By far, most (79 percent) prepaid card purchasers acquired their prepaid cards at brick-and-mortar retail stores, while just over half (53 percent) received a prepaid card as a rebate for another purchase. Recently, several major financial institutions, including JPMorgan Chase & Co. have launched reloadable cards. Chase Liquid, a new reloadable card offers customers financial control and flexibility with the convenience of Chase’s extensive 5000-plus branches and ATM network.

“Consumers are looking for an affordable and predictable way to manage their money,” said Ryan McInerney, CEO of Consumer Banking, in a press release from Chase.

While some consumers still have questions about prepaid card fees, that is becoming less of an issue since federal regulations have been put in place to protect consumers. In May 2012, the Consumer Financial Protection Bureau (CFPB) took the first step in looking at consumer protections for the fast-growing prepaid card market.

According to ACG, banks already comply with a variety of regulations that mandate pricing disclosure, including Federal Reserve Board Regulations Z and E. Dr. Patricia Sahm, managing director at ACG, says that banks offering prepaid card products make perfect sense. She said, “Banks introduced the payment card to the world, so this is a logical extension of a business banks already know about.” She added that banks may be able to bring some much-needed disclosure transparency to prepaid cards that have been largely missing from this space so far.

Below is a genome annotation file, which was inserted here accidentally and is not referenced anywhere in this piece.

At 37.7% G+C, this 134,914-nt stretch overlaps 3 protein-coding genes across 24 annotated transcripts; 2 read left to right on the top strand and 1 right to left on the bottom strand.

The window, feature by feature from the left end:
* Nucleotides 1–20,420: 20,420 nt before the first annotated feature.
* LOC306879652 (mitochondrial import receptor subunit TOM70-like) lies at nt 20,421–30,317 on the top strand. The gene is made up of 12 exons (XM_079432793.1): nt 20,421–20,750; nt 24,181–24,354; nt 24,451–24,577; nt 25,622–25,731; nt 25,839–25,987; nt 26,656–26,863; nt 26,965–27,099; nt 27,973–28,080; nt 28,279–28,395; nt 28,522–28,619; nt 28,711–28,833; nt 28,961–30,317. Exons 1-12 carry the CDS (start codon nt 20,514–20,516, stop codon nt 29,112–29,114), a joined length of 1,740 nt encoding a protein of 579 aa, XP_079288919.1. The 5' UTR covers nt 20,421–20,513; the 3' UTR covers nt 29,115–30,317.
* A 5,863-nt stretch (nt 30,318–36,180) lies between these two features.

The Cost of Durbin

With new regulations affecting the revenue streams of financial institutions, there is another reason to move into the prepaid space. The Durbin amendment, which took effect last October, cut nearly in half the amount of fees big banks like Chase and Bank of America can charge merchants every time a consumer swipes a debit card. The rules included an exemption for many types of prepaid cards. These products can still earn higher fees from merchants. Banks are also losing out on fees for overdraft protection because separate rules require banks to get customers to opt in to overdraft protection.

According to Javelin Strategy & Research, those two rules are expected to wipe out more than $12 billion in annual revenue for banks. So it’s no wonder that banks are trying to get a leg up on gaining incremental fees through prepaid cards.

Williams said the third reason why banks will get into prepaid is “cash deposits.” Prepaid cards are accounted for differently on a bank’s books as opposed to deposit accounts. “Having cash deposits on hand from prepaid debit cards will affect the interest rate they pay when they borrow money from the Treasury for liquidity,” said Williams. “These cash deposits can reduce how much banks have to borrow each night from the Treasury.”



Growth in Prepaid


“Growth in prepaid will come from smaller non-Durbin impacted banks,” Williams thinks.  “Without in-house expertise of prepaid, they will be hiring a program manager who can offer a turn-key solution.”